By Robert Michaud
After three quarters of improving economic outlook amid increasing expectations for a painless decline in global inflation, markets and pundits alike have become less optimistic about a soft landing as they reacted to frustration from the Fed. In an unfavorable scenario for stock and bond investors in a quarter with little fundamental change, economic worries increased while interest rates rose sharply as the expectation materialized that interest rates would have to stay higher for longer to further slow the economy in the battle against inflation.
Fixed income markets changed dramatically with one of the fastest moves in history for long bonds. The quarterly rise in 20- and 30-year rates is the highest since the beginning of the FRED data series in 1990.
This rapid rise in long rates effectively raises the cost of capital for firms seeking long-term financing. This along with the existing high short-term rates lessens pressure on the Fed to raise interest rates given that the work of pulling up the yield curve is already done (to some extent).
Stocks or Bonds?
After difficult periods for investors, many question the relative desirability of stocks and bonds—even more so with risk-free rates at high levels.
Stocks are again being priced for possible recession. If the market has correctly assessed the risk of recession, the price today already accounts for the risks of the future. This narrative implies an uptick in expected return and volatility for stocks going forward. Therefore, from an asset allocation perspective they remain a desirable asset class.
A popular argument for bond investing is that bonds will outperform cash once rates peak—this is mathematically correct, but we don’t know the future path of rates and we do not recommend timing markets. Though our portfolios benefited from not increasing duration last quarter, the same can’t be said for many investors—TLT, the largest long Treasury bond ETF, has had record inflows of $17.5 billion this year. Though many active investors have gotten it wrong, it’s logical to consider bonds as part of a portfolio.
Our case for bonds is based on return and risk. With higher yields, the potential future return from bonds is higher. Importantly, real rates are positive and historically high (roughly 2.2 – 2.4% as of 9/29). Additionally, with higher yield levels and recession as a tangible risk, bonds may benefit the portfolio as a hedge against recession.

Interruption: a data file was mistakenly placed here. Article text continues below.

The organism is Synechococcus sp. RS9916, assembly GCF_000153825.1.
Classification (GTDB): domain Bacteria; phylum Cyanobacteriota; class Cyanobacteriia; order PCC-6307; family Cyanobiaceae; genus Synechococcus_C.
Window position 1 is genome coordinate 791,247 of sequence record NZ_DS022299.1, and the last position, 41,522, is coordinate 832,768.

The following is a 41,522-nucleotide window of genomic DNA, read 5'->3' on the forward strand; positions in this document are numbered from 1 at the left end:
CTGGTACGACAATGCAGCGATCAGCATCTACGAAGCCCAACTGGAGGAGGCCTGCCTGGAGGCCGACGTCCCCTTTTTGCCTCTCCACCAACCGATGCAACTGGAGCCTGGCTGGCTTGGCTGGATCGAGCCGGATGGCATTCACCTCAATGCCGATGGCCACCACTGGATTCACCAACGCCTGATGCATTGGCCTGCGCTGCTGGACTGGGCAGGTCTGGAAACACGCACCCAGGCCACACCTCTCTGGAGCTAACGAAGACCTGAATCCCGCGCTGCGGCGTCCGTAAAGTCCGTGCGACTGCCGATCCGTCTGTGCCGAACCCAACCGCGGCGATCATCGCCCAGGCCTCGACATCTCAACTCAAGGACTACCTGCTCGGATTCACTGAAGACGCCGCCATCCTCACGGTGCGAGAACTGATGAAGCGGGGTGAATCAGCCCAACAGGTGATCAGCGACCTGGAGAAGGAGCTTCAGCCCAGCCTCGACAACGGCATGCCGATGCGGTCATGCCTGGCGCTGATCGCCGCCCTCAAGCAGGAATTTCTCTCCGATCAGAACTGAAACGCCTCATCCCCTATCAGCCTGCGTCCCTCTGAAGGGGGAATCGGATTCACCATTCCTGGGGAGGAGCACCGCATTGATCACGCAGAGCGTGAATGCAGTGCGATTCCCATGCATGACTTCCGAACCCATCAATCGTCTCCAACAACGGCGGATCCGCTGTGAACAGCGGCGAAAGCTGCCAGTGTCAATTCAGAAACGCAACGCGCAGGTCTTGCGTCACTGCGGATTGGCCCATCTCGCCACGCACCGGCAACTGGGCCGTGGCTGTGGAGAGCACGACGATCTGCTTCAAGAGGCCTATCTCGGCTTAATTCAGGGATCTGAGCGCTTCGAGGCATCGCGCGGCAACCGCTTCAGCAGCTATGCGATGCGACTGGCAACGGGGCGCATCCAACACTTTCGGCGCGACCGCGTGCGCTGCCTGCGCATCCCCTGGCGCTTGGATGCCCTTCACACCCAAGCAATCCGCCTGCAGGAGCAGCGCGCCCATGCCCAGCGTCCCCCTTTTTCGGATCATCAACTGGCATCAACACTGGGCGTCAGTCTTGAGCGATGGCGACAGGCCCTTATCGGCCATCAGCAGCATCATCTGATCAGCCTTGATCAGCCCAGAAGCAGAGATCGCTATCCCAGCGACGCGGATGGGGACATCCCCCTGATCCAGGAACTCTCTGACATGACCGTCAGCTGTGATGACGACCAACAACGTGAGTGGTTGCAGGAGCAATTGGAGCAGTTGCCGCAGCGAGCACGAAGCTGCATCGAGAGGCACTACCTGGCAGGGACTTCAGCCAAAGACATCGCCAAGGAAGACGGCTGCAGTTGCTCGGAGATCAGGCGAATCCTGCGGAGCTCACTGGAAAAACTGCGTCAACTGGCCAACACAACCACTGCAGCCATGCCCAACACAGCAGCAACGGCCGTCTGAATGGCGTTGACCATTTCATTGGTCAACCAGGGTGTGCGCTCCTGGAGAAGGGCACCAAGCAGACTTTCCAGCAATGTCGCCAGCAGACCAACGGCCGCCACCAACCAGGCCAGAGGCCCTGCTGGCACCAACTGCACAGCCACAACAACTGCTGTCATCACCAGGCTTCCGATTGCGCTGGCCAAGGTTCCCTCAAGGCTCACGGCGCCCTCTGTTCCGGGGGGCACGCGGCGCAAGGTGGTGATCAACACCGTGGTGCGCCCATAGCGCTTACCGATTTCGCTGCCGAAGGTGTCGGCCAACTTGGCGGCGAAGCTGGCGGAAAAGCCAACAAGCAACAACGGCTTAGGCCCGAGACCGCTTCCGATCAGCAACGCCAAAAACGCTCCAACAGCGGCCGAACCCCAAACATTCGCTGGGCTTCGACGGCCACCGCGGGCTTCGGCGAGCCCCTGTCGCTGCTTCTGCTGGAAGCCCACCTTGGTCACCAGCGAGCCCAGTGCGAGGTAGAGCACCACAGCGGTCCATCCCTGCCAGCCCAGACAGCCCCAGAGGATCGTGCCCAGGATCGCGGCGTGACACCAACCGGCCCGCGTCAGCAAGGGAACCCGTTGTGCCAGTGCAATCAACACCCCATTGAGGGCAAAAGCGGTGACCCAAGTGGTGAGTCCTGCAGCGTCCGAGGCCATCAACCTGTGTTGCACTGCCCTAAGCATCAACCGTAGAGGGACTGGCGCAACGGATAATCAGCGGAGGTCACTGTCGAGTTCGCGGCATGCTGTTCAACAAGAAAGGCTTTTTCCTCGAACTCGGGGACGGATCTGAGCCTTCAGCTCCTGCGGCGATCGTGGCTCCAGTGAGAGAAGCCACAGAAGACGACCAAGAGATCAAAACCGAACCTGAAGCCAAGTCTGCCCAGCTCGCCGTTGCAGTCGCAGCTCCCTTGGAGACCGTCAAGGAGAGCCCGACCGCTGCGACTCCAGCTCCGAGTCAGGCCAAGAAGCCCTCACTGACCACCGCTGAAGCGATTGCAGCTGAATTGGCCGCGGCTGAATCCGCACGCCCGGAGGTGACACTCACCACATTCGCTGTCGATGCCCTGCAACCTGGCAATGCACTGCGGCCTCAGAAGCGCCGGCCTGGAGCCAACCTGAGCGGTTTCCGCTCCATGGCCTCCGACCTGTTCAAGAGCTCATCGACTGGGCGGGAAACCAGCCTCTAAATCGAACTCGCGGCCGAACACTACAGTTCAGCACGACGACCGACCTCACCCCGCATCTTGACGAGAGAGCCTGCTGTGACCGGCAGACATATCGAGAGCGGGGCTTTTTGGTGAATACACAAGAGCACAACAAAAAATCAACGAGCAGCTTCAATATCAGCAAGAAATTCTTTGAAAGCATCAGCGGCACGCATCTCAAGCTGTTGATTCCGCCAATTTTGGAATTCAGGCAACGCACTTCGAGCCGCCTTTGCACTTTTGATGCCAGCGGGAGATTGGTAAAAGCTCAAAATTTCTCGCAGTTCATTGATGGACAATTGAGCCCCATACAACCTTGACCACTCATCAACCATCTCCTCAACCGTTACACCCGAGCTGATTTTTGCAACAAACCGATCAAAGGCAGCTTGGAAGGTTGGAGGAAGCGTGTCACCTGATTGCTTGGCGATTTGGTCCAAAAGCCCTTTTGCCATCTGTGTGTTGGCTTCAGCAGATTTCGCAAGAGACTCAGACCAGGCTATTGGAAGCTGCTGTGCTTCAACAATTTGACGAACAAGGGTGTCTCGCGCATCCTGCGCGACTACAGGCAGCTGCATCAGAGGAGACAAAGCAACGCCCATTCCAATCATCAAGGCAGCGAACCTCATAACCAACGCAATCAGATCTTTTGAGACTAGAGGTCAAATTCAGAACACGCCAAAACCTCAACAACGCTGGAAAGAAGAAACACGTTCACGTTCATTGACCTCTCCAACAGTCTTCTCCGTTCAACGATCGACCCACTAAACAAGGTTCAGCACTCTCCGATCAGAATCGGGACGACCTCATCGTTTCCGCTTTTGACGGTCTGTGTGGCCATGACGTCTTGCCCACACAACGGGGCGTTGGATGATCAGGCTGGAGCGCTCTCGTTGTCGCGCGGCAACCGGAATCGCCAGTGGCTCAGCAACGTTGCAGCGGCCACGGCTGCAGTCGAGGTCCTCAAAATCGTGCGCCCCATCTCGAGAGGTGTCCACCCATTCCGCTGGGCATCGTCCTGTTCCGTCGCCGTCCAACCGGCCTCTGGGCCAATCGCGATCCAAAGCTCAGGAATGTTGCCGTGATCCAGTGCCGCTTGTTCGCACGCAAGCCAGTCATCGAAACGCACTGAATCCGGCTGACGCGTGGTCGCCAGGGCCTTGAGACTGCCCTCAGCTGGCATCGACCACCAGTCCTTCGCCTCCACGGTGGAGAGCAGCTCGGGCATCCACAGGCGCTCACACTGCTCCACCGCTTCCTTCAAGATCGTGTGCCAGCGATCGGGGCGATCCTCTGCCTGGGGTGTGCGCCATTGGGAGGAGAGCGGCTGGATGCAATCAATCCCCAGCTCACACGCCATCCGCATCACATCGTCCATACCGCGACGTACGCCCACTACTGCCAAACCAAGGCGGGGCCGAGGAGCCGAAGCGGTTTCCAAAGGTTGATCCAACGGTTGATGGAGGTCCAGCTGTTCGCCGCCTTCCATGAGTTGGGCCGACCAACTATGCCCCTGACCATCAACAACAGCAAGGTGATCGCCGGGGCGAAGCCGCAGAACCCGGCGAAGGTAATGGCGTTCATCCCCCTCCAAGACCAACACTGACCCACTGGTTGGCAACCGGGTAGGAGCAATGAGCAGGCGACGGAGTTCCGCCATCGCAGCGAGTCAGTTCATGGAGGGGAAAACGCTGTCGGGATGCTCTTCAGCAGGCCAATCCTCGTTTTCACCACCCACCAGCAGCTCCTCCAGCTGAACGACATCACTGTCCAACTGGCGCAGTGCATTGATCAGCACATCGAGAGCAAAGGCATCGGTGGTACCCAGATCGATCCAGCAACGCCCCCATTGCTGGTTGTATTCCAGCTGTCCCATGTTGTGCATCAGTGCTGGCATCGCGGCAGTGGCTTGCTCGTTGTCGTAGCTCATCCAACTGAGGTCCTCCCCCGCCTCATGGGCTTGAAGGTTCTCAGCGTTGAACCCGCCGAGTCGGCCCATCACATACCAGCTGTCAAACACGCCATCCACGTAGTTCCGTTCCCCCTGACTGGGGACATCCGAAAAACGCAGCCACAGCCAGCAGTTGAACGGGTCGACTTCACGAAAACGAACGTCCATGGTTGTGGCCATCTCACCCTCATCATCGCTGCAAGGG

Finally, with cash remaining among the higher yielding asset classes with very little volatility, Treasury Floating Rate Notes, for now, remain helpful. Generally, "*+all asset classes potentially have a role if used together in an optimized portfolio+*":https://www.newfrontieradvisors.com/news-insights/blog/posts/2023/september/when-cash-isnt-king-the-advantages-of-an-optimized-portfolio/.
The term “resilient” has been overused to describe the U.S. economy in the face of nearly two years of the Fed trying to slow it down. However, the resilience could be due to economic models measuring out of date statistics rather than exceptional strength of the U.S. economy.
First, let’s consider if it’s possible the U.S. economy really is exceptional compared to the U.S. economy of the past and also other global economies today. If times have changed, then perhaps technology has made the world more economically resilient and we would expect similarly developed economies to experience similar resilience, but we don’t. Or if the U.S. remains the exception today, then it would have to be more exceptional than during the Volker era of the 80s. Since prevailing thought places U.S. exceptionalism today below its historical peak, this too seems unlikely.
A more plausible explanation is that economic models need to be updated. A changing economy with new work habits and geographical ties will take time for economists to properly define and measure. Labor renegotiations and strikes are signs of changing dynamics where the relative value of corporations and employees is uncertain.
Inflation continues to move in the right direction globally, apart from China which faces deflation.
Global Inflation: Annual % change in CPI
The Fed reiterated its position that further rate increases may be necessary to fight inflation. The Fed then expects to gradually (emphasis on gradually) begin reducing rates starting some time in 2024 and continuing beyond that. This is the “higher for longer” narrative. Markets clearly focused on the “longer” as long-term rates rose dramatically. The strongest message from the Fed, however, is that it will persistently monitor the economy and do whatever it deems necessary in its fight to bring inflation to target levels.
To understand whether the Fed will ultimately prevail, it’s important to consider the historical context.
On one hand, it remains a major concern whether the methods and especially the data of the past remain relevant today. Clearly things change, and there are differences between the current situation and historical times of inflation. This is a reason why simple signals, such as an inverted yield curve, may not be relevant today.